Stanford University is a school with a history of environmental awareness. But lately this awareness is translating into action, influencing the construction of academic buildings, dorms, and handling food waste. New faculty members are hired for such positions as sustainable foods coordinator. There are new environmental teaching programs and research underway. Students are even complaining about the lack of compostable serviceware in dining halls.
Here’s a few examples of how the school is embracing the green life:
- The new Jerry Yang and Akiko Yamazaki Environment and Energy Building, nicknamed Y2E2, consumes 57 percent less energy than a traditional equivalent. It includes four atria providing natural light and a system monitoring indoor and outdoor air temperature, telling the windows to open and close to naturally cool the building.
- Jonas Ketterle, a senior mechanical engineering major, is leading the development of a green dorm, which will serve as a lab for energy-conscious living. Researchers will collect data on the dorm’s environmental effects, and energy-consumption meters will allow each resident to track his or her usage.
- The school’s Arbuckle and Cool cafés now offer compost bins, and the dorm eateries supervised by Stanford Dining Services will offer bins starting soon. Although there were problems in the past with diners sorting their trash, sustainable foods coordinator Erin Gaines thinks the problems can be resolved through proper education and labeling and by switching many of the items to compostables.
- The university offers a number of incentive programs to encourage employees to use alternative transportation. For example, every day a staffer uses alternative transportation they can submit an entry for a bimonthly prize drawing. The programs appear to be working: The percentage of employees who drive to work has dropped from 72 percent in 2002 to 52 percent in 2007.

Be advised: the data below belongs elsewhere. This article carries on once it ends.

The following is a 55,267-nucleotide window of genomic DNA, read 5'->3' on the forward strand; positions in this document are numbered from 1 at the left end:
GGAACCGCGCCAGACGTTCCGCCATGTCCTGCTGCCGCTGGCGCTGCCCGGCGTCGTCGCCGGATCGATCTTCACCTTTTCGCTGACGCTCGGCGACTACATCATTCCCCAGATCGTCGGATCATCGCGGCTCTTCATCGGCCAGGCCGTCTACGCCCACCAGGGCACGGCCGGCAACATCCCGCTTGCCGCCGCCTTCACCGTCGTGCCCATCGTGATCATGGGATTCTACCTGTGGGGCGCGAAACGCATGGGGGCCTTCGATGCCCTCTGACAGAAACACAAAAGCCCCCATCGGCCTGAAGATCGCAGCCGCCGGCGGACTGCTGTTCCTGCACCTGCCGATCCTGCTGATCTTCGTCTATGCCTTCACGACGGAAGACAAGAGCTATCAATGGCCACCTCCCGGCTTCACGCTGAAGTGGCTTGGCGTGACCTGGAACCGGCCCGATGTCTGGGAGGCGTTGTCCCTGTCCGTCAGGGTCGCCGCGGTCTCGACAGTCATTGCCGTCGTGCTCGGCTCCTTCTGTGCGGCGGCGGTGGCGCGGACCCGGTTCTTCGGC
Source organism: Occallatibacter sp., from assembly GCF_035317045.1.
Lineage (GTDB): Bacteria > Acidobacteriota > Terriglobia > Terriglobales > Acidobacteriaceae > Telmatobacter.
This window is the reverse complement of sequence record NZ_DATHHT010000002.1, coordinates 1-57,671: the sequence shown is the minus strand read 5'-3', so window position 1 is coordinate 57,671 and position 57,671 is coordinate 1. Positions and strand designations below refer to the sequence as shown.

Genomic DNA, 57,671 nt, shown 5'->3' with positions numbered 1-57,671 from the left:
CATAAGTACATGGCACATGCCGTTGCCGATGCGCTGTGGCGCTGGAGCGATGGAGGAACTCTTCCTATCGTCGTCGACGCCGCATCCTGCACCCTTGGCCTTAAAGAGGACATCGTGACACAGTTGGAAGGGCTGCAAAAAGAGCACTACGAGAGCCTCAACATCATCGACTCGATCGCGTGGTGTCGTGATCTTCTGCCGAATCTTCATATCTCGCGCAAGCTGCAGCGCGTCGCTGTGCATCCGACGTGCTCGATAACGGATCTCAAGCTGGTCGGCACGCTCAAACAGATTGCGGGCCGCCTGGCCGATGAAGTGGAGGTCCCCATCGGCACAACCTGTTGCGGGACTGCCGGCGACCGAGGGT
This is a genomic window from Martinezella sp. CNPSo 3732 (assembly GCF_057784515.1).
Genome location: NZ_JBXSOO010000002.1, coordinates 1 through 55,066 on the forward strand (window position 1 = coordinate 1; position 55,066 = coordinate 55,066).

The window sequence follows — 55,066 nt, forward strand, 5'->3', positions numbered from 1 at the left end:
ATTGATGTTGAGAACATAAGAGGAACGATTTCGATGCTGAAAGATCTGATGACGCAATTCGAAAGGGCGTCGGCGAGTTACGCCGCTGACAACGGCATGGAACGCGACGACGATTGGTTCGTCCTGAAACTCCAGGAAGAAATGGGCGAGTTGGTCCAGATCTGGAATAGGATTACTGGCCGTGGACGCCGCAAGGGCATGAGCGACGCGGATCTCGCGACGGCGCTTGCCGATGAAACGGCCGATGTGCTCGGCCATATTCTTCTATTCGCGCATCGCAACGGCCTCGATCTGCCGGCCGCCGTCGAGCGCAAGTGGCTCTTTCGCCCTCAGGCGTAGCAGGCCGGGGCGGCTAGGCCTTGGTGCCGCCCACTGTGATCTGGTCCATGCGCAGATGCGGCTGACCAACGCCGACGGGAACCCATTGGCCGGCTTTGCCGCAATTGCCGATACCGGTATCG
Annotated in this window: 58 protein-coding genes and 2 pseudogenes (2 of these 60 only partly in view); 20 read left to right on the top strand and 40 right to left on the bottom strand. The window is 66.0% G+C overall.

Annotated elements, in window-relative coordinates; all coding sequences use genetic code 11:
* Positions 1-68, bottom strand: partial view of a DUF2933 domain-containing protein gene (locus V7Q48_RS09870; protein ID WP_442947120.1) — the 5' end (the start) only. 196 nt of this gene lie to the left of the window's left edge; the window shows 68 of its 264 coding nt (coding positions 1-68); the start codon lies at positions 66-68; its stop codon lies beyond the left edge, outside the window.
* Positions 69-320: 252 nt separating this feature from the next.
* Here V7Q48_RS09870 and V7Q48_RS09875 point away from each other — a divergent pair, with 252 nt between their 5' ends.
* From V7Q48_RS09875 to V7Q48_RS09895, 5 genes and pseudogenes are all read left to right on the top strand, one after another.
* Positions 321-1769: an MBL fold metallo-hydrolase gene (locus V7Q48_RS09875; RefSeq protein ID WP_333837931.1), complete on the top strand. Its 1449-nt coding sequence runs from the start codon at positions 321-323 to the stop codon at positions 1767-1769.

- In 2004, the school launched the Initiative on the Environment and Sustainability with the central goal of promoting environmental sustainability and helping societies learn to meet their resource demands without undermining the ability of the planet to provide for future generations. The university has introduced a number of interdisciplinary environmental learning programs, including Earth Systems, an interdisciplinary graduate program in environment and resources.
Stanford is hardly alone as an environmentally ambitious school. To date, 486 colleges and universities have signed the fast-growing Presidents Climate Commitment to set climate neutral targets and integrate sustainability into their curriculums. Such indicators of environmental awareness and stewardship on college campuses are an encouraging sign, suggesting that up-and-coming generations will have the knowledge and understanding to tackle the climate-related problems we will face in the future.
This feature is the first in a new series from CAP recognizing those who are taking action to address climate change and help create a low-carbon economy.
To learn more about the Center’s energy policies, please see: